Q: Ive Heard That The Pneumonia Shot Will Help Protect Me Against Getting Sick From Coronavirus Is That True
A: The pneumonia shot can help protect you against getting really sick with other types of viruses, like influenza, but not from the coronavirus, which causes pneumonia all by itself.
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Often times, we see that influenza can lead to secondary infections with other types of bacteria that the pneumonia shot prevents. But because coronavirus is bad enough on its own, the pneumonia shot doesnt offer protection against it.
Still, its important for some people to get the pneumonia shot, regardless of COVID-19. The germs that cause pneumonia are still out there, they arent waiting on the sidelines for coronavirus to finish its job.
The pneumonia shot is recommended for the following groups:
- Allbabies and children younger than 2 years old.
- Alladults 65 years or older.
- Adults19 through 64 years old who smoke cigarettes.
- Childrenolder than 2 and adults younger than 65 who have certain chronic diseases.
- Thosewho are at increased risk for certain diseases and those who have impaired immune systems.
If you fall into one of these categories, talk to your doctor about getting the pneumonia shot to help protect you from getting really sick from other viruses. But when it comes down to it, the pneumonia shot doesnt offer protection specifically against coronavirus.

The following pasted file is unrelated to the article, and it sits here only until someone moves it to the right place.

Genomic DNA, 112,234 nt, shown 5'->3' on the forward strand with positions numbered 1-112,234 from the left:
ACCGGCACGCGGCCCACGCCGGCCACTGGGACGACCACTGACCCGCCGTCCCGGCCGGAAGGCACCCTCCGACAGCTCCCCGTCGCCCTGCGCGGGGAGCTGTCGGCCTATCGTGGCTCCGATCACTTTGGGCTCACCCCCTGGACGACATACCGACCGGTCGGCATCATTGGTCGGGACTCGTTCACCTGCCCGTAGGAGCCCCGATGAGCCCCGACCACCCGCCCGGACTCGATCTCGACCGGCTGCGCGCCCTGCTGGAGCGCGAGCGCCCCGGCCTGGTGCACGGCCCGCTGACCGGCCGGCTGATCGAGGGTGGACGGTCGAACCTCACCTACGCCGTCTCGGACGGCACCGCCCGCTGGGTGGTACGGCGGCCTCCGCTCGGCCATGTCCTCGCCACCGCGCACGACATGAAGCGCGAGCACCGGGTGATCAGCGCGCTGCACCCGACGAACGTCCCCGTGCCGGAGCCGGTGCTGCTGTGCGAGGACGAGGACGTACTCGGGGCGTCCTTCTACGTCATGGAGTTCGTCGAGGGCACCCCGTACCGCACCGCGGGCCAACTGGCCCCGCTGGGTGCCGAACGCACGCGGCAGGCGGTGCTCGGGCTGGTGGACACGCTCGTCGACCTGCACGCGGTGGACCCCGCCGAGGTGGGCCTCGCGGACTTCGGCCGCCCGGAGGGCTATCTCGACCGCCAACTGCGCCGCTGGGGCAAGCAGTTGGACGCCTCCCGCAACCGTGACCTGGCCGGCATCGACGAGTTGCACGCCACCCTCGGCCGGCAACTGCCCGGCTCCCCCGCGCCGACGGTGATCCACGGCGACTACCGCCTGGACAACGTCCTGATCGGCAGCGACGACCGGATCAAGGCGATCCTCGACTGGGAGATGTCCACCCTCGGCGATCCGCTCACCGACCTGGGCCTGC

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I Got A Pneumonia Shot And Then The Pain Began
Last December during a routine physical exam, I received a vaccination to protect against several strains of pneumonia. It hurt, more so than the usual injection. In the days that followed, the pain in my left shoulder worsened. Initially, I dismissed it as typical post-shot soreness. But it didnt go away.
All these months later, it still hurts. My orthopedist says I have subacromial bursitis, which is chronic inflammation and excess fluid buildup in the bursa separating the acromion bone at the top of the shoulder from the rotator cuff.